Bruno Meessen reflects on the lessons from a recent regional workshop organized by the World Bank on results-based financing for Anglophone African countries. In a previous blog post, he identified several positive developments. In this second contribution, he shares a point of concern.
The workshop in Livingstone, Zambia was a great opportunity to get a broader view on the development of PBF in Anglophone Africa. This nicely complemented the information I already had on the current situation in Francophone Africa. Although a rigorous mapping of PBF schemes in Africa still needs to be done (in fact, the PBF CoP offered to perform such a mapping as a wiki project already more than 2 years ago, so if you are a possible sponsor and willing to help, do not hesitate to contact us!), I realized that a worrying pattern is emerging: PBF is increasingly turning into a story of a single sponsor per country.
In a few countries (e.g. Rwanda and more recently Benin), PBF champions have been successful in building a broad and strong commitment among several funders of the health system. Yet, this is a minority. In many countries, PBF today is mainly a (strong) bilateral relationship between the government and one of its partners (often the World Bank, sometimes USAID or another bilateral aid agency). Other donors are just watching things closely for now, it seems.
PBF sponsored by a single donor means at least two missed opportunities.
First, it creates a misinterpretation on what PBF really is about: from the outside, PBF is seen as a single project of that particular agency, whereas inside the agency, it is seen as an innovative approach to study. I repeat what I already wrote elsewhere: PBF ‘s ambition is to be an entry point to address several structural weaknesses constraining health systems in low-income countries, and in sub-Saharan Africa in particular. Such a reformist view has many implications. One of them is that one responsibility of PBF champions is to look for possible synergies with other efforts to strengthen the health system, as happened for example with selective free health care in Burundi or the Health Sector Services Fund in Kenya.
There is a second missed opportunity: the possibility to use the PBF approach as a virtual basket of funds. Indeed, PBF offers the possibility to any donor to obtain results in its areas of interest (geographical or programmatic ones) in a manner consistent with a national strategy. The main requirement is to accept a shift from an input-based approach to an output-based one. It is a concrete way to realize principles promoted by Sector Wide Approaches or even the Paris Declaration. Conversely, this indicates that PBF champions have to engage and collaborate with agencies involved in basket funding arrangements.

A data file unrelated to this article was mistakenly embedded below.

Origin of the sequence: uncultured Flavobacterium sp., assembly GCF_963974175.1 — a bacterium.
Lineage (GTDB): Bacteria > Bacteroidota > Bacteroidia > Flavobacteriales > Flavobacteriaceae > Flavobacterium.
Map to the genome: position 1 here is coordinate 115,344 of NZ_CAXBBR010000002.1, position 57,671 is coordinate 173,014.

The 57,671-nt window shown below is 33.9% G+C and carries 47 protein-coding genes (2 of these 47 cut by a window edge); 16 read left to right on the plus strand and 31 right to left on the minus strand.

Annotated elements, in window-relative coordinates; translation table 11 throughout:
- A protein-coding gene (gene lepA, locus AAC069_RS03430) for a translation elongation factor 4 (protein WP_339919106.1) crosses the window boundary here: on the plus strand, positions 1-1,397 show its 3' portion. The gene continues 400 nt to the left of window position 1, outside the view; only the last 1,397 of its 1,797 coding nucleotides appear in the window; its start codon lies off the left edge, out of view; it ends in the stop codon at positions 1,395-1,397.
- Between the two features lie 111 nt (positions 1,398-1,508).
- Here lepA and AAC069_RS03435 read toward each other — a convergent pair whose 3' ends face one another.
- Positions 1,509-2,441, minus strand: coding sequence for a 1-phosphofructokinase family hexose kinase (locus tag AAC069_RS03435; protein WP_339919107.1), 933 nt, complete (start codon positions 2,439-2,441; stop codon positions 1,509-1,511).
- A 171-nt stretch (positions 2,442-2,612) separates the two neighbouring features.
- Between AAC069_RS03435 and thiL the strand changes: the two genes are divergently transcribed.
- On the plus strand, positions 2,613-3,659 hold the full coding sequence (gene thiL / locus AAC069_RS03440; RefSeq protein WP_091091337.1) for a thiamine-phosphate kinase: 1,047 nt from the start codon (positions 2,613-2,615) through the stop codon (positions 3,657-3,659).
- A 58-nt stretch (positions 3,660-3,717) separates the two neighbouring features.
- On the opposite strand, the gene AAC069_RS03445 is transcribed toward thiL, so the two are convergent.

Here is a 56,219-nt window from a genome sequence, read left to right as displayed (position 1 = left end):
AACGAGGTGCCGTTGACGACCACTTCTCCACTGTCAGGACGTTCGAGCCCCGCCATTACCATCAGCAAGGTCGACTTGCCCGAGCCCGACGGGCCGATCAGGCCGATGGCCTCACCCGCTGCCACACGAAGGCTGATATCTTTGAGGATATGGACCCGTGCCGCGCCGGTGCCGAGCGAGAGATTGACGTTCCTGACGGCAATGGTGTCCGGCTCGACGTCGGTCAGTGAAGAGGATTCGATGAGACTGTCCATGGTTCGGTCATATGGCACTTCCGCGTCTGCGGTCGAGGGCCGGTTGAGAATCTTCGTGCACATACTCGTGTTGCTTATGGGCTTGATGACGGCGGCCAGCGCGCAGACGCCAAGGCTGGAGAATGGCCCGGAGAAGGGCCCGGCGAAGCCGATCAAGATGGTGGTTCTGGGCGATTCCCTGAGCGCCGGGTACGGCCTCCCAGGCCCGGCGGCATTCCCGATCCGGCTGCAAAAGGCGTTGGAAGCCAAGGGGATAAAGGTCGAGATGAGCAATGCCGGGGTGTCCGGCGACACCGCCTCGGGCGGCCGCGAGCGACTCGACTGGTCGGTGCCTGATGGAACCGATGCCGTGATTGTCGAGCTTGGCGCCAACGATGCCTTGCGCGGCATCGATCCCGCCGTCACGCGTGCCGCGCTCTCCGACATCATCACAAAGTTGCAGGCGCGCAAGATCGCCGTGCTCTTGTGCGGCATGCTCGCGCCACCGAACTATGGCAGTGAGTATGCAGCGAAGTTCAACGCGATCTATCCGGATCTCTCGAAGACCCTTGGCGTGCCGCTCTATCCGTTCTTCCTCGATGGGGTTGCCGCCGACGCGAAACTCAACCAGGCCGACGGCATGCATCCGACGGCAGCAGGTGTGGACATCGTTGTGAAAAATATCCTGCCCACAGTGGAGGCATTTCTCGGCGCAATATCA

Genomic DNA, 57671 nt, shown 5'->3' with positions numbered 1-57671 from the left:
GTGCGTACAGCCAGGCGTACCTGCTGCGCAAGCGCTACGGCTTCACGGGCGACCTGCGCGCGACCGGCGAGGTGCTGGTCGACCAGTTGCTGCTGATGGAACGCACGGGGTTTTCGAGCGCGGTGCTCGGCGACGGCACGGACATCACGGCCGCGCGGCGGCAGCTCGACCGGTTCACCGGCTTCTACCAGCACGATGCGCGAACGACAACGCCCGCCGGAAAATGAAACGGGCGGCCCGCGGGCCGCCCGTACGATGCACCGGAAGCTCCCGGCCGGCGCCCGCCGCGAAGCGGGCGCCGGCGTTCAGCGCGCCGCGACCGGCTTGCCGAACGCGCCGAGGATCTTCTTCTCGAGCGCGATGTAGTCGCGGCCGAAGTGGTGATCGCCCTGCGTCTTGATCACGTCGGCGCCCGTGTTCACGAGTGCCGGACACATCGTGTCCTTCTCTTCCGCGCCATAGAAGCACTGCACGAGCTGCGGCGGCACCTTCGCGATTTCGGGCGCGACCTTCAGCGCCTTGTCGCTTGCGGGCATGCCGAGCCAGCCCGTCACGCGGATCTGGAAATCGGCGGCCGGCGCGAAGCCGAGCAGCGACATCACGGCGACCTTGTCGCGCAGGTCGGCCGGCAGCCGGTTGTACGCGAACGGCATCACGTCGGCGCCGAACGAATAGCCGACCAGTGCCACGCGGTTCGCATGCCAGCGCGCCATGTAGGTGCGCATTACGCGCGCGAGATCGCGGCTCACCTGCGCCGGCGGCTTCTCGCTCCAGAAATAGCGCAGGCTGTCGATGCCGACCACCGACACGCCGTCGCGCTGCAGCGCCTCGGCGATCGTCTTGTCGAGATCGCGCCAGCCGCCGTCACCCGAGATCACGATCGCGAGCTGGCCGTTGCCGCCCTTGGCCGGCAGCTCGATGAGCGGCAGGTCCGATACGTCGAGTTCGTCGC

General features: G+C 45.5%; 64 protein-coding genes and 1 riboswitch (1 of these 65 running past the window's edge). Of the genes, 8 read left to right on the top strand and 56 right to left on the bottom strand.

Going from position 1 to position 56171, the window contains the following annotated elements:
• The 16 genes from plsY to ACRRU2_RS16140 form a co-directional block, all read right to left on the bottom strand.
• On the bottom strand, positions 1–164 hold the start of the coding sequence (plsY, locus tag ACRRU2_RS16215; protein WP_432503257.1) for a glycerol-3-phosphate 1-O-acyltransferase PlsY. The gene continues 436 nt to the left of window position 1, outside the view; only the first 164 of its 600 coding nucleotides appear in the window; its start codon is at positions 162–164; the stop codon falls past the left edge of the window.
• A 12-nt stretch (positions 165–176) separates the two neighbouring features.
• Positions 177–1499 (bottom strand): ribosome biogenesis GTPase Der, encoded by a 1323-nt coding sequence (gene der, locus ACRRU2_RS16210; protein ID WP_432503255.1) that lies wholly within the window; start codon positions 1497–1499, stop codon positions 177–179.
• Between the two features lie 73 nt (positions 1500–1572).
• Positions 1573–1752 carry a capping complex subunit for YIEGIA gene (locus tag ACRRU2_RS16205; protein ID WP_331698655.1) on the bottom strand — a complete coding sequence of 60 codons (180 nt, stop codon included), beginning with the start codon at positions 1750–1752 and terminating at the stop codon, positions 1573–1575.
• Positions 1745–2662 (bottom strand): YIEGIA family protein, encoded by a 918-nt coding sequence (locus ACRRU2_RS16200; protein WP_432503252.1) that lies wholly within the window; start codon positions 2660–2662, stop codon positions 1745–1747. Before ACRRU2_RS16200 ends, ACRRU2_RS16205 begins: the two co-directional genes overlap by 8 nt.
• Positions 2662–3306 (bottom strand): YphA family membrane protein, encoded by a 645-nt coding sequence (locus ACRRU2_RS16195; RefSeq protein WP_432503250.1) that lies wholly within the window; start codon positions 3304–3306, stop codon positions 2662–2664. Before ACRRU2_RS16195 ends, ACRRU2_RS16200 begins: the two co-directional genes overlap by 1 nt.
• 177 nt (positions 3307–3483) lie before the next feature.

It is not yet clear what prevents so many donors from committing to the strategy in new ‘PBF countries’. Skepticism? Inadequacy of their aid instruments? Disinterest in structural changes in the operation of the health system? A lack of funds? A conflict of interest? A wait-and-see attitude? I suspect that this outcome is also partly the result of mistakes made by ‘PBF champions’.
In 2004-2005, PBF was still in its infancy as a policy; several of us spent time and energy to defend and explain the strategy inside our organizations (ministries, aid agencies, research institutes…) or to the outside world. Today, thanks to the financial support of Norway and the UK and via the World Bank, PBF is becoming mainstream all over Africa. Yet, if its full potential is to be achieved, more work needs to be done. Are we not making the mistake to ‘lazily’ rest on our laurels, i.e. this acquired funding? In fact, PBF needs more donors to join and more fundamentally, still has to access public funding in many countries – integration in public finance will indeed be the real litmus test for the full realization of any PBF pilot project.
As a community, we have to bring the ongoing pilot projects to success, but we should not diminish our efforts to advocate for the strategy. Let us not make the mistake to believe that conclusive evidence from the impact evaluations will naturally bring key actors to commit to PBF. The world is simply not that rational. Seizing the transformative power of PBF is a common responsibility for all of us: the World Bank, the implementing PBF agencies, but also individual experts.
The fact that participants to the Zambia workshop formulated the request to receive assistance for these advocacy efforts is a clear indication that this is a widely shared view.